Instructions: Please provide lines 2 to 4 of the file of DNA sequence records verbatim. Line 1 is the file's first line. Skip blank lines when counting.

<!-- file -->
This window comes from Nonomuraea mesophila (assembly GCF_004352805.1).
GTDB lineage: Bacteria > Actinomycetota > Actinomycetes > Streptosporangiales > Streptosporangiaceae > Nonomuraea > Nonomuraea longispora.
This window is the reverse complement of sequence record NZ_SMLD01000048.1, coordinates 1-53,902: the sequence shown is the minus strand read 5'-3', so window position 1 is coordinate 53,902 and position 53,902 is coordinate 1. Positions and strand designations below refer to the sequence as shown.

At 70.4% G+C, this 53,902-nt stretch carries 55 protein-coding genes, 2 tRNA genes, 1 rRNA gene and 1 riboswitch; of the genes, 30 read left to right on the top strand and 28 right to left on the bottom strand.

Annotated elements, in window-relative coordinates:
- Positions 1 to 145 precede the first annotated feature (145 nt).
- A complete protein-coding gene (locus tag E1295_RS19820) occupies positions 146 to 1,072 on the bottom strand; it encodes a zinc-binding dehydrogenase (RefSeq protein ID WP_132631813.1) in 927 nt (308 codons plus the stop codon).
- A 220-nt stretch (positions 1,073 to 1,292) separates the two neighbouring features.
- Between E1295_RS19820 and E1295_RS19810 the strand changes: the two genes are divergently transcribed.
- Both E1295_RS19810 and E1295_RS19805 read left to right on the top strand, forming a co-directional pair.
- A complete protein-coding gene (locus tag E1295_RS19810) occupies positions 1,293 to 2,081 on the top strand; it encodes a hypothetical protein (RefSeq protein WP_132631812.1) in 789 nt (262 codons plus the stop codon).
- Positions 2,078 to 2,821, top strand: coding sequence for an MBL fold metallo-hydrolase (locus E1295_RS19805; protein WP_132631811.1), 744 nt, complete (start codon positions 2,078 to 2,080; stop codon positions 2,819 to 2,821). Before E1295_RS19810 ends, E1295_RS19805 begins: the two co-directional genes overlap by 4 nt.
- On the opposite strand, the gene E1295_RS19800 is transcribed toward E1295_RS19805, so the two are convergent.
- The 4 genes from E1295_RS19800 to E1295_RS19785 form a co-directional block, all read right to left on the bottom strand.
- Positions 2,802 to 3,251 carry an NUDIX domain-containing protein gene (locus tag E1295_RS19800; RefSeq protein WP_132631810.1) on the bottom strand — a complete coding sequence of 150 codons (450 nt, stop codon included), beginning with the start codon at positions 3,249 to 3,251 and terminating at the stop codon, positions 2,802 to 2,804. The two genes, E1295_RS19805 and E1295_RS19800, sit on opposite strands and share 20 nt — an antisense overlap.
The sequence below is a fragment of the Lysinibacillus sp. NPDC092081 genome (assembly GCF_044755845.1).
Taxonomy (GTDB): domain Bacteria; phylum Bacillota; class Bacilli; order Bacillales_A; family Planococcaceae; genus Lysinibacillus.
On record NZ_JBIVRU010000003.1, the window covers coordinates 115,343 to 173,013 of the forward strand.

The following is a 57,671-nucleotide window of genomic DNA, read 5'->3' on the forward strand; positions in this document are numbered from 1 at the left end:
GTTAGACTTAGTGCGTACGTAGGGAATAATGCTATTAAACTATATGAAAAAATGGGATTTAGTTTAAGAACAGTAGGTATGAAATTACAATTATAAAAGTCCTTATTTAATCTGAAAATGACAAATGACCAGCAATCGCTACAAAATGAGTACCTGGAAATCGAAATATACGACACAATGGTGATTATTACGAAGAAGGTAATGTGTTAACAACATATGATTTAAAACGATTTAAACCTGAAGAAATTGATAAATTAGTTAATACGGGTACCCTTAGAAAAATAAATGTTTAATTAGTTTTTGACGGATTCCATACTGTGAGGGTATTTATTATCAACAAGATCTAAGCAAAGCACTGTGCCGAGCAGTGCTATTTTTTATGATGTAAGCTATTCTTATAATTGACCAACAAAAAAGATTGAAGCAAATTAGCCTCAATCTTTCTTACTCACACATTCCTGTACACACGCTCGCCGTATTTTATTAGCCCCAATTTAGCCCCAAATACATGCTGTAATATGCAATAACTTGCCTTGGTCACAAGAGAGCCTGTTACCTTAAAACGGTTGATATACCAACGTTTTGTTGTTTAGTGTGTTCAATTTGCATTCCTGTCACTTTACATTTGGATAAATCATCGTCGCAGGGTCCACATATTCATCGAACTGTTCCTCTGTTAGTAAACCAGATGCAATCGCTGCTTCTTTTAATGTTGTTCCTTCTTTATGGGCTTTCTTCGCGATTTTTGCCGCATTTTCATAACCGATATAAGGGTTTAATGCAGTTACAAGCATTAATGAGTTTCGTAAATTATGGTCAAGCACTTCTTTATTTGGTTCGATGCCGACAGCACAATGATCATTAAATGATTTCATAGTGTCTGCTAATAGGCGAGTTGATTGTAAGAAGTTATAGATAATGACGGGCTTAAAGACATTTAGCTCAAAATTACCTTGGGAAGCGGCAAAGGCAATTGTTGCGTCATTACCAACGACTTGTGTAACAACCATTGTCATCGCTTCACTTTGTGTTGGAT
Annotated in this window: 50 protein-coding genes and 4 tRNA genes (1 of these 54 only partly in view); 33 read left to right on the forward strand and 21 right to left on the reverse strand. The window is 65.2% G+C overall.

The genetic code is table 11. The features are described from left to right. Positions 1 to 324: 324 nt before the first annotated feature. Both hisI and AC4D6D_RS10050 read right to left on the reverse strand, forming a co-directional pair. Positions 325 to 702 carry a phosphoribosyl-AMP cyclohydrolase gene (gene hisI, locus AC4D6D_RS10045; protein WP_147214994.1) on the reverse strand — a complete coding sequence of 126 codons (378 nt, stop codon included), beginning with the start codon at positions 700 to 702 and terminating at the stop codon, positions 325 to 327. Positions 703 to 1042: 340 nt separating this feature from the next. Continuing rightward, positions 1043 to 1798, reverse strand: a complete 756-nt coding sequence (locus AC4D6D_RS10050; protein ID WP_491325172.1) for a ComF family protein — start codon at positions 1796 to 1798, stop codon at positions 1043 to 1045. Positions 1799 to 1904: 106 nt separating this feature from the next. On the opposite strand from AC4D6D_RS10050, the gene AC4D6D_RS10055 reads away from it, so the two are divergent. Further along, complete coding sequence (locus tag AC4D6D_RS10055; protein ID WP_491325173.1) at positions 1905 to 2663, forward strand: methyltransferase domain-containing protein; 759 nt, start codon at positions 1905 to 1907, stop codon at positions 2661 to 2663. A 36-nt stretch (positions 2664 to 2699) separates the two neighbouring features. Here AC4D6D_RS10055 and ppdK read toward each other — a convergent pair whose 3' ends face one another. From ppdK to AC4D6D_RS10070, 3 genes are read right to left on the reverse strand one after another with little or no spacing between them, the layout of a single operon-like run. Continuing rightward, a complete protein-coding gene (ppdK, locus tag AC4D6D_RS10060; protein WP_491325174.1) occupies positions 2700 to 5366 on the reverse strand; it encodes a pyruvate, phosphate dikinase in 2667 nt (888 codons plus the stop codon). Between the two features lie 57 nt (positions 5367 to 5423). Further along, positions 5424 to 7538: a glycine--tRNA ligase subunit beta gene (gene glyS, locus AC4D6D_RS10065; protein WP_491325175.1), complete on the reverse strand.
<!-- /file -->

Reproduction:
GTDB lineage: Bacteria > Actinomycetota > Actinomycetes > Streptosporangiales > Streptosporangiaceae > Nonomuraea > Nonomuraea longispora.
This window is the reverse complement of sequence record NZ_SMLD01000048.1, coordinates 1-53,902: the sequence shown is the minus strand read 5'-3', so window position 1 is coordinate 53,902 and position 53,902 is coordinate 1. Positions and strand designations below refer to the sequence as shown.

At 70.4% G+C, this 53,902-nt stretch carries 55 protein-coding genes, 2 tRNA genes, 1 rRNA gene and 1 riboswitch; of the genes, 30 read left to right on the top strand and 28 right to left on the bottom strand.